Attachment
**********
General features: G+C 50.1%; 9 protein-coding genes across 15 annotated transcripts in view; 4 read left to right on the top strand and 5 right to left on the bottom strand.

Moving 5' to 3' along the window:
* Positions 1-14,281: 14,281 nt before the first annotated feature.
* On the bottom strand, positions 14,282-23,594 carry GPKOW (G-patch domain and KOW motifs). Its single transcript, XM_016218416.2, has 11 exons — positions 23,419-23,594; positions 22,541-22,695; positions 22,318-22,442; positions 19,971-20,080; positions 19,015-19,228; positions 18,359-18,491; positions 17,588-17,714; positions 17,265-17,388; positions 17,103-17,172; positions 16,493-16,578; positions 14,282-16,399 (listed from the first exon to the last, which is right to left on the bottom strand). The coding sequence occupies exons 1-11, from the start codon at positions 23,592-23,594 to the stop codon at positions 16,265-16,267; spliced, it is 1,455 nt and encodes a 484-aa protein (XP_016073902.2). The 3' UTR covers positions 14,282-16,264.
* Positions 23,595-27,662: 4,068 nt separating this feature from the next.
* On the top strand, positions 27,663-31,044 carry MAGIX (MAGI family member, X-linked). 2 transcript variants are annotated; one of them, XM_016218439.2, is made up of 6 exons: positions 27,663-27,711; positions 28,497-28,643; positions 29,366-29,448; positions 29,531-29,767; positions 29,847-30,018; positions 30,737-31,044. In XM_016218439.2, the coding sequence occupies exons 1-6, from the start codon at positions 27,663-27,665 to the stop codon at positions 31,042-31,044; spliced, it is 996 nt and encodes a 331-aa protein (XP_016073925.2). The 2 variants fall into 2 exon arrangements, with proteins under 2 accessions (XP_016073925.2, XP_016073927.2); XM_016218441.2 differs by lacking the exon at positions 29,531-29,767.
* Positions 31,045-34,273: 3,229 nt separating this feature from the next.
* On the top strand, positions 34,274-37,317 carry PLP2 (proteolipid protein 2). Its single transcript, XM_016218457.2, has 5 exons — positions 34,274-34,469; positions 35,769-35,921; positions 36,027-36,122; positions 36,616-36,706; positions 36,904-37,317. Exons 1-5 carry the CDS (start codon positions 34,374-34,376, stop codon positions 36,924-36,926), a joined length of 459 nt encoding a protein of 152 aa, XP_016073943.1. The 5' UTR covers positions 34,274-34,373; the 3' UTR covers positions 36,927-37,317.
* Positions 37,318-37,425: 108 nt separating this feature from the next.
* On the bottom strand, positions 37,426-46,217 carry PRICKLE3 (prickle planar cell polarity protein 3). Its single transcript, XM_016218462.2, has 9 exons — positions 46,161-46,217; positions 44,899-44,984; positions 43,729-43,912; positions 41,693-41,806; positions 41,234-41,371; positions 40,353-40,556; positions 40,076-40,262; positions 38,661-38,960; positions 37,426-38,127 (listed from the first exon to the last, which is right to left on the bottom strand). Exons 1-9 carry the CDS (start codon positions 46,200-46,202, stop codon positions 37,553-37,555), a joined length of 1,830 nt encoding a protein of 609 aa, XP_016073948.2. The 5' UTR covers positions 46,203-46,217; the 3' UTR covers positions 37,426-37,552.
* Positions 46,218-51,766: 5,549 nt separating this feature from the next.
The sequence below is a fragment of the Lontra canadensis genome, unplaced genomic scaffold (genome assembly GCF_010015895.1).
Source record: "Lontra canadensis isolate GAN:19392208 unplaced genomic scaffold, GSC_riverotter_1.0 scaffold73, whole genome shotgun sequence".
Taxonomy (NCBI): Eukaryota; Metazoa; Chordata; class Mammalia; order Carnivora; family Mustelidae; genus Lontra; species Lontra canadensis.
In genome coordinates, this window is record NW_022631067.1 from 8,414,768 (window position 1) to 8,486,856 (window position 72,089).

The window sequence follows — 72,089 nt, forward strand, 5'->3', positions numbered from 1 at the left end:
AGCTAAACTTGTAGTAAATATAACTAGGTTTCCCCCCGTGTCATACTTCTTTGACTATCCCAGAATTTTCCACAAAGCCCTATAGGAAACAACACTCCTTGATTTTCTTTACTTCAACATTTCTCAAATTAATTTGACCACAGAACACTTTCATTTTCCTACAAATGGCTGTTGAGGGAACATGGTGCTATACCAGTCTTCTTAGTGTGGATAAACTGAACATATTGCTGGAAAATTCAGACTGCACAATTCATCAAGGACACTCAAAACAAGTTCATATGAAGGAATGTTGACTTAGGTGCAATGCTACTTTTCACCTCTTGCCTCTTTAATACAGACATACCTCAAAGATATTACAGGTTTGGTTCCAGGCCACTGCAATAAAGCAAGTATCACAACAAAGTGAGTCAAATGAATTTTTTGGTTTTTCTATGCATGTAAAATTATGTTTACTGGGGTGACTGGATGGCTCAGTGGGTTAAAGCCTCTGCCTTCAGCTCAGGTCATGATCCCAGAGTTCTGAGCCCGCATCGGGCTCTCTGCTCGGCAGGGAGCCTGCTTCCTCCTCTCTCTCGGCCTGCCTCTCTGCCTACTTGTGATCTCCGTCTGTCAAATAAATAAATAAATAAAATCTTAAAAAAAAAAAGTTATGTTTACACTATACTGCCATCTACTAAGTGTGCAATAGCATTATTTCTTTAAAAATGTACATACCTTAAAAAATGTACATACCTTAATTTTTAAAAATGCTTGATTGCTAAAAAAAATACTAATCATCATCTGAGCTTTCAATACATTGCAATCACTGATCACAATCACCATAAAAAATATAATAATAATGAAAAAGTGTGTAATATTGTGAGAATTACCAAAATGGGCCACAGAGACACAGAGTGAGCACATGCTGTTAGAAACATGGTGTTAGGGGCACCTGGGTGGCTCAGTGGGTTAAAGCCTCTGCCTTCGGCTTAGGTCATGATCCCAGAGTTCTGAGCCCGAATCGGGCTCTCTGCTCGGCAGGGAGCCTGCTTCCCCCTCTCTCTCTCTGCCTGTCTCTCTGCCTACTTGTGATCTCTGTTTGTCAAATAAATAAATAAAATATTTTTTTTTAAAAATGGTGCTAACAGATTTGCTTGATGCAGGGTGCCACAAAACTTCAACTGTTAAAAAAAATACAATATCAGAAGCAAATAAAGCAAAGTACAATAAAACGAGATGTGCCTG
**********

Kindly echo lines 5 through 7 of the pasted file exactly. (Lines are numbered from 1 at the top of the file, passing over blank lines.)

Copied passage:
* Positions 23,595-27,662: 4,068 nt separating this feature from the next.
* On the top strand, positions 27,663-31,044 carry MAGIX (MAGI family member, X-linked). 2 transcript variants are annotated; one of them, XM_016218439.2, is made up of 6 exons: positions 27,663-27,711; positions 28,497-28,643; positions 29,366-29,448; positions 29,531-29,767; positions 29,847-30,018; positions 30,737-31,044. In XM_016218439.2, the coding sequence occupies exons 1-6, from the start codon at positions 27,663-27,665 to the stop codon at positions 31,042-31,044; spliced, it is 996 nt and encodes a 331-aa protein (XP_016073925.2). The 2 variants fall into 2 exon arrangements, with proteins under 2 accessions (XP_016073925.2, XP_016073927.2); XM_016218441.2 differs by lacking the exon at positions 29,531-29,767.
* Positions 31,045-34,273: 3,229 nt separating this feature from the next.